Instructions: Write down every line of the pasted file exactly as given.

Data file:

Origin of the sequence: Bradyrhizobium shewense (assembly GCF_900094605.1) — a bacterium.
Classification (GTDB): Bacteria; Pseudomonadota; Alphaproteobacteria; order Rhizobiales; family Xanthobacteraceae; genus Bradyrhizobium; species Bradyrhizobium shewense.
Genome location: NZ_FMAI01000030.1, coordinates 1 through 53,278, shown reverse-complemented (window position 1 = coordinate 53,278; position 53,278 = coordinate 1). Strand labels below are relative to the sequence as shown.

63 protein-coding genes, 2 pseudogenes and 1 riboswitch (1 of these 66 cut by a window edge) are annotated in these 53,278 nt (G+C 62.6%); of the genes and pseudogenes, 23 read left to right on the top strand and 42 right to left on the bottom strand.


Origin of the sequence: Bradyrhizobium shewense (assembly GCF_900094605.1) — a bacterium.
Classification (GTDB): Bacteria; Pseudomonadota; Alphaproteobacteria; order Rhizobiales; family Xanthobacteraceae; genus Bradyrhizobium; species Bradyrhizobium shewense.
Genome location: NZ_FMAI01000030.1, coordinates 1 through 53,278, shown reverse-complemented (window position 1 = coordinate 53,278; position 53,278 = coordinate 1). Strand labels below are relative to the sequence as shown.

63 protein-coding genes, 2 pseudogenes and 1 riboswitch (1 of these 66 cut by a window edge) are annotated in these 53,278 nt (G+C 62.6%); of the genes and pseudogenes, 23 read left to right on the top strand and 42 right to left on the bottom strand.